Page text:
I am banging my head into my desk here.
The next couple of paragraphs are about how liberals, and Barack Obama in particular, hope that the “individual surrenders himself to the all-powerful state.” I went into this in detail in the last post, but it remains unfair and ignorantly Manichean.
The next part made me laugh, because it’s a paragraph about how what makes America special and better than Europe is that it doesn’t have any type of class aristocracy. I laugh at this because of our first ten Presidents, two of them were Adams. We’ve had two Presidents Bush and two Presidents Roosevelt. Several Kennedys have held public office. Al Gore was a Senator — just like his dad. Vice President Dan Quayle’s son, Ben Quayle, is a Congressman. And that’s just off the top of my head — there are lots more examples, and I haven’t even scratched the surface of the business world. But it’s enough to note that the United States has pretty low social mobility compared to other countries. In other words, you’re more likely to be stuck in the same economic class that your parents were in the United States than you are in Canada, where you’re more likely to move up the economic ladder.
No aristocracy in America, indeed.
The next paragraph is a tirade against international institutions. Never minding, I suppose, that the United States was an early adopter of internationalism as a means to promote trade, fight piracy (the aar matey kind, not the music kind) and establish codes of conduct during armed conflicts. They’re a proud part of our American heritage — which is why treaties are considered to be a higher law of the land under our Constitution than acts of Congress are.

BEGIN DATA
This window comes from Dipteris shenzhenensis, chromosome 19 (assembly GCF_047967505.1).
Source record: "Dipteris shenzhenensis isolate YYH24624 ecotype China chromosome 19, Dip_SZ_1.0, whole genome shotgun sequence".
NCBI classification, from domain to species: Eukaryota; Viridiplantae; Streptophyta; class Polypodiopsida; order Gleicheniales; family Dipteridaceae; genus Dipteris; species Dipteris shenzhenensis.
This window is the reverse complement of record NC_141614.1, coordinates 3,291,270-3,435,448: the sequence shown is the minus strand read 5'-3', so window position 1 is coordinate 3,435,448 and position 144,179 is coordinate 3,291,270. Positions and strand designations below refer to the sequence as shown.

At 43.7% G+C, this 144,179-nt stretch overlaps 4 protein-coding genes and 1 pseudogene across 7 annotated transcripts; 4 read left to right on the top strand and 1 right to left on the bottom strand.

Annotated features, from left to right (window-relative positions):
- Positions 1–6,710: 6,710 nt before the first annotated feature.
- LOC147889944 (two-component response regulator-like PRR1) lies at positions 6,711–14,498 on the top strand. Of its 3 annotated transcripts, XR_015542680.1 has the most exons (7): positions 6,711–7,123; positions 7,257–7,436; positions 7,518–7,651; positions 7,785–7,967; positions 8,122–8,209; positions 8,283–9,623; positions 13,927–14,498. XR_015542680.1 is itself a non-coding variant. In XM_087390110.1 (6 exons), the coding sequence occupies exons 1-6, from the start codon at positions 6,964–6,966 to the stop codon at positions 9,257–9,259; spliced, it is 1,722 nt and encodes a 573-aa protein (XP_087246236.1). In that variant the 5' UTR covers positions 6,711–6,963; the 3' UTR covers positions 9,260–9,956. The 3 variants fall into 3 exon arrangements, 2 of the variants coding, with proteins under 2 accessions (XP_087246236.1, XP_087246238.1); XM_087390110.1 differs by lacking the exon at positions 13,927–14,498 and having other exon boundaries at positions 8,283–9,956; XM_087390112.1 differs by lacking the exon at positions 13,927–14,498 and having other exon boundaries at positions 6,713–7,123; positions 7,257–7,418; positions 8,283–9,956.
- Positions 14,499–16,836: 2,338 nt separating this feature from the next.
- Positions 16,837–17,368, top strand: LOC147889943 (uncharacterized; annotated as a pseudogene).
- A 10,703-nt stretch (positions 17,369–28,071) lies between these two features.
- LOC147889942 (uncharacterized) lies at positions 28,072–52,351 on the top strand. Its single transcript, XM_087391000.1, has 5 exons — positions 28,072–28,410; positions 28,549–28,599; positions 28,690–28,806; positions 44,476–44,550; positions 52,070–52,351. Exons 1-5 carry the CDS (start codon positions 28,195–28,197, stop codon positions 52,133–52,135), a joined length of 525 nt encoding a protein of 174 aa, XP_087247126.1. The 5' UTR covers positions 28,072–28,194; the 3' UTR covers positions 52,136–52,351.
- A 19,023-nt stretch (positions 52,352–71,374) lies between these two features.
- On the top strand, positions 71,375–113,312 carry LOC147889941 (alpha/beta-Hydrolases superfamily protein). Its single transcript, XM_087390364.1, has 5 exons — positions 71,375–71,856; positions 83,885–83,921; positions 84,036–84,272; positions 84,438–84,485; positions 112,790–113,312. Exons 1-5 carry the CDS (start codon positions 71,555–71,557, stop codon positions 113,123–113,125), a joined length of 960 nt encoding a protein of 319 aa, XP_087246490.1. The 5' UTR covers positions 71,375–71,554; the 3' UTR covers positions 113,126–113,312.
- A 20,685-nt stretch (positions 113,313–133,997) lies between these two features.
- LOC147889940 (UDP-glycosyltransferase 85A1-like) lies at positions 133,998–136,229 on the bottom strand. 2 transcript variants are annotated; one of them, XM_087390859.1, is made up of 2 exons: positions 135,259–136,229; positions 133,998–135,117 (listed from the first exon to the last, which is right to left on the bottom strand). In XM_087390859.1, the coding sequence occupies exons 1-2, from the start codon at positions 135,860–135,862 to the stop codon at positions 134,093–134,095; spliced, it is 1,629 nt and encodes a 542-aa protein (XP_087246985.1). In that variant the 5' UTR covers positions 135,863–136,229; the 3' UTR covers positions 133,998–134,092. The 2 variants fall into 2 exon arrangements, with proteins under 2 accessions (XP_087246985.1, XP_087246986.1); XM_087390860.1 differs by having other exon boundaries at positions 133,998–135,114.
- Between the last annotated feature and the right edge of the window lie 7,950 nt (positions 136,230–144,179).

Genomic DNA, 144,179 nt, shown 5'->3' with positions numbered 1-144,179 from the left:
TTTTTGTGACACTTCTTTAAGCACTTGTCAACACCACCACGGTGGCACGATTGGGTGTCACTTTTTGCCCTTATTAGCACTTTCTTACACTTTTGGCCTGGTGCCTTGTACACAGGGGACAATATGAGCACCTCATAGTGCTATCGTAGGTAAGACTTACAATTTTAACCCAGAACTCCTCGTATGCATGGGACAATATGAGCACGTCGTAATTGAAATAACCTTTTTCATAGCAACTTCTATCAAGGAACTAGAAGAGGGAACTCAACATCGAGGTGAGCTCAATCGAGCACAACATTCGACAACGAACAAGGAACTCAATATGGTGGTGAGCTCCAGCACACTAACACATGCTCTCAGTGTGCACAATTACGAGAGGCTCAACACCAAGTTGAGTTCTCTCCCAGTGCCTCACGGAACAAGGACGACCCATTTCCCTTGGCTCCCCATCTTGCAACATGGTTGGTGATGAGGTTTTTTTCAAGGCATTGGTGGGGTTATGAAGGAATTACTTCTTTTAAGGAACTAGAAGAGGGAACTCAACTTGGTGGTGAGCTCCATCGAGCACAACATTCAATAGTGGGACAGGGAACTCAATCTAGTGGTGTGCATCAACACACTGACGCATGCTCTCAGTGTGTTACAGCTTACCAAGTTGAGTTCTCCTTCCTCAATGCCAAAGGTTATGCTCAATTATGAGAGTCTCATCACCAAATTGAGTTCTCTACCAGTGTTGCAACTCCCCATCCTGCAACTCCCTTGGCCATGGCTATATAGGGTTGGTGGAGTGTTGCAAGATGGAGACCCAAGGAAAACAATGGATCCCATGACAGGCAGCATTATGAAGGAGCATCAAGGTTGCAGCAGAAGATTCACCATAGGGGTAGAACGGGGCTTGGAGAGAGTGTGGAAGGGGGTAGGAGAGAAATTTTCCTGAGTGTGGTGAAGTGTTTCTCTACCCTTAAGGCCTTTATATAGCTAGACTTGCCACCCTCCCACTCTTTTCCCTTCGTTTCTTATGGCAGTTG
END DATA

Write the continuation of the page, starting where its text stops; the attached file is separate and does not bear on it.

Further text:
The next two paragraphs are an indictment of all academics, who serve as “missionaries” for “the Statist.” Something that no doubt comes as a surprise to my academic colleagues here at OTB. One thing he rails against in particular is that through academics students learn through “distortion and repetition” such falsehoods as “corporations as polluters, the Founding Fathers as slave owners, the military as imperialist, etc.”
Except I’m not sure what he’s getting at. Many of the Founding Fathers were slaveowners. Is he denying that? Lots of corporations did and do pollute! Is he denying that? The United States has fought imperialist wars — which is why Texas, Arizona, California, and New Mexico are a part of the Untied States right now and not Mexico. Does he think that the history of the Mexican War is all made up and we really just hired a realtor to make a sweet land deal or something?
The next couple of paragraphs lambast actors and the media in their roles as tools of Statists. So I’m looking forward to hearing about how much he hates Ronald Reagan in later chapters, since he was both an actor and a broadcaster. (And a union leader! But there haven’t been any tirades against unions in the book so far.)
Levin closes the chapter with a quote from C.S. Lewis that actually isn’t bad, but I’ll close this edition of the blog review with this much better one from the same author:
What can you ever really know of other people’s souls — of their temptations, their opportunities, their struggles? One soul in the whole of creation you do know: and it is the only one whose fate is placed in your hands. If there is a God, you are, in a sense, alone with Him. You cannot put Him off with speculation about your neighbours or memories of what you have read in books.
I think that Levin should meditate on that the next time he’s tempted to create a straw man villain and use it to condemn his fellow citizens.
Next time – it’s Mark Levin’s chapter on religion!